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January 2015

Audit materiality – a precision cast in stone or a subjective variable measure?

By Bhavesh Dhupelia
Shabbir Readymadewala Chartered Accountants
Reading Time 11 mins
Material information means information that
matters, whether it is important or is essential. In accounting
parlance, it relates to information that should be recognised, measured
or disclosed in accordance with the requirements of a financial
reporting framework. In measuring or disclosing accounting information,
emphasis is on the needs of known or perceived users of the financial

In auditing, materiality refers to the largest
threshold of uncorrected errors, misstatements, or erroneous disclosures
or omissions that could exist in the financial statements and yet are
not misleading. Misstatements including omissions, are material if they,
individually or in aggregate, could reasonably be expected to influence
the economic decisions of users of the financial statements. The users
are considered as a group of users of the financial statements rather
than as individual users.

SA 320 – ‘Materiality in Planning and
Performing an Audit’ provides guiding principles to auditors on
consideration of materiality in audit of financial statements.

determination of materiality is a matter of professional judgment. In
determining the materiality of an item, the auditor considers not only
the item’s nature and amount relative to the financial statements, but
also the needs of the users of such financial statements. Materiality
has a pervasive effect in a financial statement audit. Materiality also
has significant implications for audit efficiency. In current times,
given the scale and volume of operations of enterprises, complexities in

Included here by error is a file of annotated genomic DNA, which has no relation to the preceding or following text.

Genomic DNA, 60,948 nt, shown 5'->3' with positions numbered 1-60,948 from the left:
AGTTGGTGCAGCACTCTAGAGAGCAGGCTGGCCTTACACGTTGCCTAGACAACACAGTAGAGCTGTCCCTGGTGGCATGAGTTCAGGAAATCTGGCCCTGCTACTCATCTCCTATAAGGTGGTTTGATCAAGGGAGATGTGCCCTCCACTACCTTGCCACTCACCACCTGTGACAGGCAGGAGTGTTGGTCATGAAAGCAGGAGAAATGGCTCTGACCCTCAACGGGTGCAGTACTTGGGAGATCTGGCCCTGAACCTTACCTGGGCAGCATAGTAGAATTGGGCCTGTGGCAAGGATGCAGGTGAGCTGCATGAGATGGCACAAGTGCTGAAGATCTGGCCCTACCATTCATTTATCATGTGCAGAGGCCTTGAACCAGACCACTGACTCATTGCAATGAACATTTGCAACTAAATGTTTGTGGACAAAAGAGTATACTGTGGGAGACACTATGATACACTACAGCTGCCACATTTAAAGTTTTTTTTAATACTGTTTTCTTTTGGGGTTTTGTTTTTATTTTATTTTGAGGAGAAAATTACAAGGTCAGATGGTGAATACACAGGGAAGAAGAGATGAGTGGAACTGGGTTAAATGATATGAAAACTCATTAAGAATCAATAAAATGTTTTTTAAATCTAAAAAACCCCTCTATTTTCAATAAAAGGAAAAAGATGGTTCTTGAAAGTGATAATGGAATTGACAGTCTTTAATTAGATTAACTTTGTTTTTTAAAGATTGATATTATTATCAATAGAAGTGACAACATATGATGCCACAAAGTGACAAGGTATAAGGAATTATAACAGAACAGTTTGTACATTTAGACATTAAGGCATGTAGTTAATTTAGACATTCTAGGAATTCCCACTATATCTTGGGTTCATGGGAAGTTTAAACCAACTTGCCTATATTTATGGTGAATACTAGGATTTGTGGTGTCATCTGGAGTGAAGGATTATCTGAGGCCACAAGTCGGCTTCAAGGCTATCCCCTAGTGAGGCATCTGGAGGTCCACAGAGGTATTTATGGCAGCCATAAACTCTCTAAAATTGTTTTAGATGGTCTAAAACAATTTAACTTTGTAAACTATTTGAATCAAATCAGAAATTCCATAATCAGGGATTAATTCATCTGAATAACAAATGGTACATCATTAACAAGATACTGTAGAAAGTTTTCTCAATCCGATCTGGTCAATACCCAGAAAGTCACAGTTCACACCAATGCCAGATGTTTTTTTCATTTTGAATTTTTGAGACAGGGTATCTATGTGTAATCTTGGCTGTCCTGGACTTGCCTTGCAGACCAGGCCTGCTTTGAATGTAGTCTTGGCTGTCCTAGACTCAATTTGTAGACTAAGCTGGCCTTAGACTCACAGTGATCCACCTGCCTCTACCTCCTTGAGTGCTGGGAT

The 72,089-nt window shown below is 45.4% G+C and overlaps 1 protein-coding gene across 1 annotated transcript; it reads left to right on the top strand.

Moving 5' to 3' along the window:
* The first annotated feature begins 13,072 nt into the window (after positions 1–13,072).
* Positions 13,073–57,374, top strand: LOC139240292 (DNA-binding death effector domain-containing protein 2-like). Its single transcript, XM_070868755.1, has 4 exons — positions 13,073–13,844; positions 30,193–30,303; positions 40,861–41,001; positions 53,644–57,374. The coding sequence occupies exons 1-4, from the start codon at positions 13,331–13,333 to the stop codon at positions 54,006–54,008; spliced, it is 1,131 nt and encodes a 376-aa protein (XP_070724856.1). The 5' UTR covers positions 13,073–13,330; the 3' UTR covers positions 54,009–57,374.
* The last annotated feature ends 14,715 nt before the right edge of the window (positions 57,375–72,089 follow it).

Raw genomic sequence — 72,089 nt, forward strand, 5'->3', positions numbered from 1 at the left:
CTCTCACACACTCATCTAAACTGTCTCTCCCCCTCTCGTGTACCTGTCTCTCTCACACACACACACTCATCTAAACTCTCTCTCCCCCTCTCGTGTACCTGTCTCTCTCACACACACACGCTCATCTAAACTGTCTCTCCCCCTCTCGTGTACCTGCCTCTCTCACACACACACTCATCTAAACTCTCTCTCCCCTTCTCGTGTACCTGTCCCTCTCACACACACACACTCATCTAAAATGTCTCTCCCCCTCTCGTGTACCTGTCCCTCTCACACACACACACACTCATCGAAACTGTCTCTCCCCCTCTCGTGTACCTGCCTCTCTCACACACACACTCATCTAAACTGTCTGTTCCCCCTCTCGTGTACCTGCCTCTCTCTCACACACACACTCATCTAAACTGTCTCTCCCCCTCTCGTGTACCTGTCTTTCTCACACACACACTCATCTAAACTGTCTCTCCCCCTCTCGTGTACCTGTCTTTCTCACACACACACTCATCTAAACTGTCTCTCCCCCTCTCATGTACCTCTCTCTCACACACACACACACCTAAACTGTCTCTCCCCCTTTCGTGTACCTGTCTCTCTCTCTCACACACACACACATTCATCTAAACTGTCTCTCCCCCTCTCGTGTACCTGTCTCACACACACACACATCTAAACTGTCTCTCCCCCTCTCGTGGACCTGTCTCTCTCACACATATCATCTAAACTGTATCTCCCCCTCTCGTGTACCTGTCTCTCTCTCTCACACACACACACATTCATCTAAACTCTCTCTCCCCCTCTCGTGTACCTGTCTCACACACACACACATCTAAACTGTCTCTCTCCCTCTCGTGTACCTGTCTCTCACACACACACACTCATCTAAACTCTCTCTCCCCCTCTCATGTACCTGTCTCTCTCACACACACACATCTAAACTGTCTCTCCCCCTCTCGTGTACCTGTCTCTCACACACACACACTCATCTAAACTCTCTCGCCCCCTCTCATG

business and supporting IT systems, plethora of regulatory compliances
etc., it is imperative for an auditor to be meticulous in determining
materiality for addressing the risk of material misstatements in an
effective and efficient manner.

Materiality is one of the most
important considerations in planning the audit approach-identifying
significant accounts/disclosures and determining the extent, nature and
timing of audit procedures. While determining materiality at the
planning stage, it may not be possible for the auditor to anticipate all
of the factors that will ultimately influence the materiality judgment
in the evaluation of audit results at the completion of the audit. These
factors must be considered as and when they arise, and therefore
materiality needs to be evaluated throughout the course of the audit and
revised if deemed appropriate.

In planning an audit, the
auditor would ordinarily assess materiality at the overall financial
statement level, because the auditor’s opinion extends to the financial
statements taken as a whole. However, in certain circumstances, for an
entity, it is possible that misstatement of a particular significant
account balance or disclosure could impact or influence the decisions of
the users of the financial statements for that entity. In such cases,
the auditor would need to determine materiality for that account or
disclosure at an amount which is less than the materiality for the
financial statements as a whole. For instance, in enterprises where
financial statements include large provisions with a high degree of
estimation uncertainty, the existence of such provisions may influence
user’s assessment of materiality for such provisions, for example
provisions for insurance claims in an insurance company, oil rig
decommissioning costs in the case of an oil company etc.

computing materiality for the financial statements as a whole, the
auditor needs to evaluate an appropriate benchmark to be used. The
benchmark could be profit (loss) before tax from continuing operations,
total assets, or total revenues. Materiality is determined based on the
amount of the benchmark selected. Some of the factors which need to be
considered while determining the amount/percentage of the benchmark are:

Debt arrangements – whether limited debt or publicly traded debt, existence of loan covenants sensitive to operating results.

environment – whether entity operates in a stable or volatile business
environment, business operates in a regulated or non-regulated industry,
business sustainability, complexity of business operations/processes,
product portfolio, few or many external users of the entity’s financial
statements etc